With aging comes an increased need for comprehensive eye exams and for high-level, advanced treatment of many common ocular diseases.
In addition, more and more of the global elderly population is enjoying their golden years with an active and healthy lifestyle. Nowadays, there is an unprecedented quality of life for seniors that makes quality geriatric eye care even more important than ever.
Visual Acuity Testing
Fortunately, many visual conditions in seniors are treatable, and optometric experts are now being specially trained to evaluate geriatric eyesight. An assessment of visual acuity is a vital part of complete eye examinations for seniors. Statistics report that as many as 94% of patients in nursing homes require eyeglasses for myopia or presbyopia, yet sadly only 31% may be wearing appropriate eyewear vision correction!
Untreated visual impairment can put the elderly at risk for many negative consequences, such as eyestrain, blurred eyesight and increased incidences of falls due to decreased coordination and lost balance. These falls are particularly hazardous, as they lead to a higher risk of injury and dependence, which severely impacts quality of life for the aged. An up-to-date vision prescription and adequate eyeglasses are imperative for long-term health of the whole body.
If Low Vision is diagnosed, qualified eye specialists can provide advice and assistance regarding specialized devices and aids to maximize any remaining vision. Low vision can have a negative impact on the ability to perform routine tasks, such as driving, cooking or reading. This lack of mobility and total dependence on friends and family often leads to debilitating depression.
Optometrists who specialize in geriatric care understand the need to help older adults maintain as much independence as possible. Proper eye care services can prevent this whole deterioration. One-on-one consultations allow eye doctors to respectfully determine the best low vision treatments for a senior citizen’s individual lifestyle and visual requirements. When seniors are homebound, these consultations are offered as in-home visits – making geriatric eye care as easy and convenient as possible.
Eye Symptoms and Warning Signs
Routine geriatric eye examinations are the best preventive medicine, however there may be significant symptoms that appear in between eye doctor exams, and these should not be ignored!
If you experience any of the following signs, it’s advised to schedule a visit to your eye doctor:
I’m seeing floaters across my vision…
Noticing tiny shapes that seem to drift across your field of vision may be meaningless, or it may indicate a retinal detachment.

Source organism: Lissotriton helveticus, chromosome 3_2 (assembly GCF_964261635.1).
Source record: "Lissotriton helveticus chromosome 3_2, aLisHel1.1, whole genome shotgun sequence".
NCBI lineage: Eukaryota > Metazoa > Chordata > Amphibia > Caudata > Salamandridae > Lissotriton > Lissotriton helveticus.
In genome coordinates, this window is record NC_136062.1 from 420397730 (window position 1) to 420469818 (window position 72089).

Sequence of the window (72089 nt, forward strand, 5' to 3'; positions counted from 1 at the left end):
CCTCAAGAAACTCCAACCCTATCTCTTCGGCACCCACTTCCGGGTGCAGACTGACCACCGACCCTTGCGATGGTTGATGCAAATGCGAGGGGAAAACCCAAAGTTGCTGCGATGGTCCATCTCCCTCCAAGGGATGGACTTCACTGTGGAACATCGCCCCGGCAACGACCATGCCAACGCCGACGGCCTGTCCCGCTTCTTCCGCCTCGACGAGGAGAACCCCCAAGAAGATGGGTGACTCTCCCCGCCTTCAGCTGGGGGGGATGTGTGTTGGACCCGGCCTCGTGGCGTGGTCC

I think I am having vision loss…
This could be due to macular degeneration or a severe migraine, or it could point to various other eye conditions. It could also mean that a stronger eyeglass prescription is needed.
My eyes are tearing a lot…
Excess tears could be the result of many culprits, including allergies, an irritating substance in the eye, corneal abrasion or infection.
I am having trouble with my eyesight…
Any change in eyesight, such as trouble focusing, double vision, blurry or cloudy sight, seeing halos around lights, poor night vision, sensitivity to light, seeing spots or flashes of light, viewing wavy lines instead of straight and trouble identifying colors, is a warning sign to call an eye doctor.
My eyes always seem to twitch…
This may be a sign of a muscle problem or other health condition.
If you notice any of the following signs in an elderly person, it’s recommended to book an appointment at the eye doctor. These include:
- Excessive blinking or squinting
- Loss of coordination, such as tripping or bumping into things all of the time
- A change in the appearance of his eyes: this could be described as crossed eyes, a change in the color of his irises, redness or swelling, bulging eyes or a bump on his eyelid.
- Trouble reading signs or recognizing people
- Wearing clothing that is mismatched or stained
- Complaints about how his eyes feel: examples include discharge, itching and burning, pain, eye fatigue or trouble with closing his eyelid.
- Bringing objects and text close to his eyes in order to view them
Collaboration is Necessary for Top Geriatric Care
When providing optometric care for seniors, collaboration between all medical providers is critical. Many elderly patients take a variety of medicines, and there’s often a complicated medical picture. Communication and the full sharing of information is the best way to ensure that the patient receives the most appropriate, individualized eye care.